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Subhashghosh is correct, as (-1)^-1 stays negative, while (-2)^-2 becomes positive.

-1 < 1/4

This is an odd problem, though. I agree that it should mention that x and y aren't 0. It also shouldn't ask which option is greater, as this rules out in advance the possibility that the two expressions are equal. A real GMAT question would typically ask if one or the other was greater, not *which* expression is greater.
_________________

Dmitry Farber | Manhattan GMAT Instructor | New York

The option here should say x and y != 0 as GMAT does not test 0^0.

(2)

xy > x and x is positive

=> y > 0

But x can be > y or y can be > x

Not Sufficient

(1) + (2)

x^x > y^y

Answer - C

doesnt this statement: "xy > x and x is positive" actually mean

==> y>1

if this is the case i am guessing statement 2 will be sufficient to solve the question. Am i making any mistake here?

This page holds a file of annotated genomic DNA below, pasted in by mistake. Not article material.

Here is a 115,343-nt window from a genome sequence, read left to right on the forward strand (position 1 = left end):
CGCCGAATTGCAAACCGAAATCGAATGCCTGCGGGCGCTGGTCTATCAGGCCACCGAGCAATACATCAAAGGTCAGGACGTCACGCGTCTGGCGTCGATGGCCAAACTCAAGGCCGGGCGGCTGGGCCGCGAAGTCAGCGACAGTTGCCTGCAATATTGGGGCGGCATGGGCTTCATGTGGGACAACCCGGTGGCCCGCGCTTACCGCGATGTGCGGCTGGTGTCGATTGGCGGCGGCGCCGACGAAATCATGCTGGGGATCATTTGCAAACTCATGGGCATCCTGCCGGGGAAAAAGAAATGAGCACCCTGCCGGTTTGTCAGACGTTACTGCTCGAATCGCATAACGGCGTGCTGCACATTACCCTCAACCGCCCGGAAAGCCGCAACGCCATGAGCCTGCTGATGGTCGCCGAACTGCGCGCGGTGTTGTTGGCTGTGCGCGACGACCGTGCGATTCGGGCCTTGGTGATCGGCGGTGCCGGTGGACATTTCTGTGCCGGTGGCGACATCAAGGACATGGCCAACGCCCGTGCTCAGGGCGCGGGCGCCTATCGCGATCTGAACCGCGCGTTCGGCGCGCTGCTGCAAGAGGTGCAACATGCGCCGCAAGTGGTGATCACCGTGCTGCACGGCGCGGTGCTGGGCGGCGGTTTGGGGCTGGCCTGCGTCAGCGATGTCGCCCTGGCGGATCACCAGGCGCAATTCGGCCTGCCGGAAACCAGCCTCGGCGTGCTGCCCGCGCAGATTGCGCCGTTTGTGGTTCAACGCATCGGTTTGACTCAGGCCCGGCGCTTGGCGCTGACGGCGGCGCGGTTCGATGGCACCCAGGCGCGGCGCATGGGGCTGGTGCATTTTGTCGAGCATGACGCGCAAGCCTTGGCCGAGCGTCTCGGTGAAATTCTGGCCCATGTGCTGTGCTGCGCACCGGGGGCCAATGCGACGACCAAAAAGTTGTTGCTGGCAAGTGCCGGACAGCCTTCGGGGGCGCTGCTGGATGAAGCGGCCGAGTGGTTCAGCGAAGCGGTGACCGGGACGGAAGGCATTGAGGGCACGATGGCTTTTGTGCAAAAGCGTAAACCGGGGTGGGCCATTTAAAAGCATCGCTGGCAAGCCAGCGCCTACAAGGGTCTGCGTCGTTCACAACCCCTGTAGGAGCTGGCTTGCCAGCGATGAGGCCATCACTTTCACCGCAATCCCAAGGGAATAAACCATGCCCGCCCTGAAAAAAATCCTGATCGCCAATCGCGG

If x and y are both integers, which is larger, x^x or y^y?

(1) x = y + 1 --> if \(y\) is positive integer then \(x^x=(y+1)^{y+1}>y^y\) but if \(y=-2\) then \(x=-1\) and \(x^x=-1<\frac{1}{4}=y^y\)

(2) x^y > x and x is positive --> since \(x\) is positive then \(x^{y-1}>1\) --> since \(x\) and \(y\) are integers then \(y>1\). If \(x=1\) and \(y=2\) then \(x^x<y^y\) but if \(x=3\) and \(y=2\) then \(x^x>y^y\). Not sufficient.

(1)+(2) From (2) \(y>1\), so it's a positive integer then from (1) \(x^x=(y+1)^{y+1}>y^y\). Sufficient.

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